“It is mostly an attempt to get noticed, that’s all. You had black-flag wavers in downtown Srinagar covered by TV channels and now you have militants wrapped in black flags given more airtime, which encourages them more,” says Shehriyar, an independent photojournalist who has covered militant funerals in Kashmir for last three years.

A lot of children turn up for the funeral as well. Two of them we spoke to, said they didn’t know Ayyub. Then why had they come? “I know Burhan. Ayyub was mujahid. Army killed him.” Before the conversation could move ahead, their mothers angrily asked them to return.

In time, speaker after speaker, go on to lash themselves and their audience, breathe fire and call on the forefathers’ sacrifices. The crowd, as it swells dissolving private fears and embarrassment, responds with resounding chorus.

'In time, speaker after speaker, go on to lash themselves and their audience, breathe fire and call on the forefathers’ sacrifices. The crowd, as it swells dissolving private fears and embarrassment, responds with resounding chorus.'


Beside the body of Lelhari, one spots a poster of Burhan. It seems surprising that photo of a Hizbul Mujahideen commander should be placed at a funeral of a Lashkar militant, till a villager explains, “We don’t have time nor the means to publish new posters every time. We put up whatever we have.”

It is about 8:30 now. The sun has come out as have hundreds of people. A spokesperson for a Hurriyat group comes on stage and starts shouting slogans in praise of SAS Geelani. The crowd responds feebly, and only after much prodding from the speaker.

Funerals are an opportunity that several factions of separatists, in this case the SAS Geelani faction — the Hurriyat (G), use to promote and keep themselves relevant when passions are running very high.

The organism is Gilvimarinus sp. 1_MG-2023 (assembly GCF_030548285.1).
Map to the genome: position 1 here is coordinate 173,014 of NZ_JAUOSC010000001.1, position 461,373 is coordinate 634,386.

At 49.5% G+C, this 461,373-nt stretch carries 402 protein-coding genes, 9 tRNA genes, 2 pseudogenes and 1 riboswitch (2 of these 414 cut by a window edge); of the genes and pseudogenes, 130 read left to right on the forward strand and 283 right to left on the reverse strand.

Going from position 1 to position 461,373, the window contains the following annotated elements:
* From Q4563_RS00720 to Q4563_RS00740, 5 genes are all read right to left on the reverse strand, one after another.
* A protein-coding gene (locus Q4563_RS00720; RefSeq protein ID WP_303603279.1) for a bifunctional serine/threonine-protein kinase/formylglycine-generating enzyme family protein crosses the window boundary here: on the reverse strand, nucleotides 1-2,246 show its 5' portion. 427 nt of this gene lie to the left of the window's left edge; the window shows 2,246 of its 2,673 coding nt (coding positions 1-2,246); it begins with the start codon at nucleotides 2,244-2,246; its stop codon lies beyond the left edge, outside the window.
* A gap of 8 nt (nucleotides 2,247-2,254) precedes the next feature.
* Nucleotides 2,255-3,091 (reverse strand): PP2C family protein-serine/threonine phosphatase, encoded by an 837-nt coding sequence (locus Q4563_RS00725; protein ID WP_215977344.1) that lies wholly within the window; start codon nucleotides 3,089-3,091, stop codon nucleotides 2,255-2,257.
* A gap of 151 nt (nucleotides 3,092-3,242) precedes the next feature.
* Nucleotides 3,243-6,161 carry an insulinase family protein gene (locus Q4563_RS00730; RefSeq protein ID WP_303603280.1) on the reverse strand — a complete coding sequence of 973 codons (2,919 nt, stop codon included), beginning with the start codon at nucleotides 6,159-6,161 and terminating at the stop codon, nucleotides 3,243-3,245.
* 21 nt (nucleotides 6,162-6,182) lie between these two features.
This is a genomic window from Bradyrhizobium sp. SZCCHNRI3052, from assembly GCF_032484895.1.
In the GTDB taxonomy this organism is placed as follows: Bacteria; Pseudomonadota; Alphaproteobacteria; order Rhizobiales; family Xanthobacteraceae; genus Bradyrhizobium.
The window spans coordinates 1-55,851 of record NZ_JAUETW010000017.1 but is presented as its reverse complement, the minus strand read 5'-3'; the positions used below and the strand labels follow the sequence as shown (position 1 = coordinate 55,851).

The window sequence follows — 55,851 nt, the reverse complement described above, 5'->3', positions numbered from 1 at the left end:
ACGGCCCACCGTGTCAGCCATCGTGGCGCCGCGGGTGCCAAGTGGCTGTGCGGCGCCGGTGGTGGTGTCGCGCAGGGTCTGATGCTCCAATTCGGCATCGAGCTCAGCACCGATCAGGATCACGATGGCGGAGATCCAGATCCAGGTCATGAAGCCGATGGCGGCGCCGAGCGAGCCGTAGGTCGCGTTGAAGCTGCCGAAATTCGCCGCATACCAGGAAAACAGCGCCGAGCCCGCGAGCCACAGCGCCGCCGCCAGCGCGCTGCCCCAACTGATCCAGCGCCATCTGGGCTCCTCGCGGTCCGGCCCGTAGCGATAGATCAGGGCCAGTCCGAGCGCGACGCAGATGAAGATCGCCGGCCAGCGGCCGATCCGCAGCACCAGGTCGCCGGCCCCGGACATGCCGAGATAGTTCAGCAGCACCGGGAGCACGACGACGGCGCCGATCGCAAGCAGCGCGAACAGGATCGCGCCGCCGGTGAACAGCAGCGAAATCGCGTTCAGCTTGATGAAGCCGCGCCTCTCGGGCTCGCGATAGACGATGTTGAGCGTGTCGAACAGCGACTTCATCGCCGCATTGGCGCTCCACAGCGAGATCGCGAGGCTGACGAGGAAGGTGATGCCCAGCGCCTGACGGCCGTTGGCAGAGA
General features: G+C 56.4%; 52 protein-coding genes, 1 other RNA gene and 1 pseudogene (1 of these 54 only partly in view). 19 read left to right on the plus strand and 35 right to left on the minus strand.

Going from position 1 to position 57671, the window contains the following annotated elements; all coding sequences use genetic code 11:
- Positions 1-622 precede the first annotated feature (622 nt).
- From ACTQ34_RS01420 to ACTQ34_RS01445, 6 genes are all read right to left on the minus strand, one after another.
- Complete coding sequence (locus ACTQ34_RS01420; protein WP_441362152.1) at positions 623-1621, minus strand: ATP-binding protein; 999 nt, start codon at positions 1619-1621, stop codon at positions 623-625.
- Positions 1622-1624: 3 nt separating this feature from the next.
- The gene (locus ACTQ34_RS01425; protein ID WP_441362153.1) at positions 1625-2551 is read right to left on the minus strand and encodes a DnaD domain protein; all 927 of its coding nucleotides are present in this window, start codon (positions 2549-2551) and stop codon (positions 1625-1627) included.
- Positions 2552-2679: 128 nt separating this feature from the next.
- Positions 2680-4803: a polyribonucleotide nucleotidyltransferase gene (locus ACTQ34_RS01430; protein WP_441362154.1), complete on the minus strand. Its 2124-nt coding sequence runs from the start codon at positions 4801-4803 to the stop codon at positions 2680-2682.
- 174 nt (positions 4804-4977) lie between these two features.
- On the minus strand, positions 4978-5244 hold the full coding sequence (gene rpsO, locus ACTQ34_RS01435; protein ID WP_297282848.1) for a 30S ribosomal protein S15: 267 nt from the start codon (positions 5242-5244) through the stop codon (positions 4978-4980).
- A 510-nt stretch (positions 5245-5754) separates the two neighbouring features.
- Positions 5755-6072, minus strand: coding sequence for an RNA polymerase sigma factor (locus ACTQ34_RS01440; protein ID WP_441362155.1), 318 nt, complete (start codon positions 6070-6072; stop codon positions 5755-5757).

Off late, and partly owing to Zakir Musa’s threat to them, Hurriyat leaders have begun facing hostility at funerals. But here, they are allowed their 20 minutes.

Following the Hurriyat leader is other speaker who steps up the tempo a bit, “Let’s introspect into why this person was compelled to take up the gun on our behalf. He died for all of us. We need to acknowledge the reasons. Let’s all promise to keep fighting…”

In time, speaker after speaker, go on to lash themselves and their audience, breathe fire and call on the forefathers’ sacrifices. The crowd, as it swells dissolving private fears and embarrassment, responds with resounding chorus.

“Militant funerals are important social events for two reasons. First because the sort of things that are said here can’t be said anywhere else, in Masjids or in houses, for the fear of police informers. You can call for Jihad, ask people to take up guns, glorify militants, rouse people against India and no one will inform or object to your participation or your choice of words,” said a young journalist who was there to cover the funeral as well.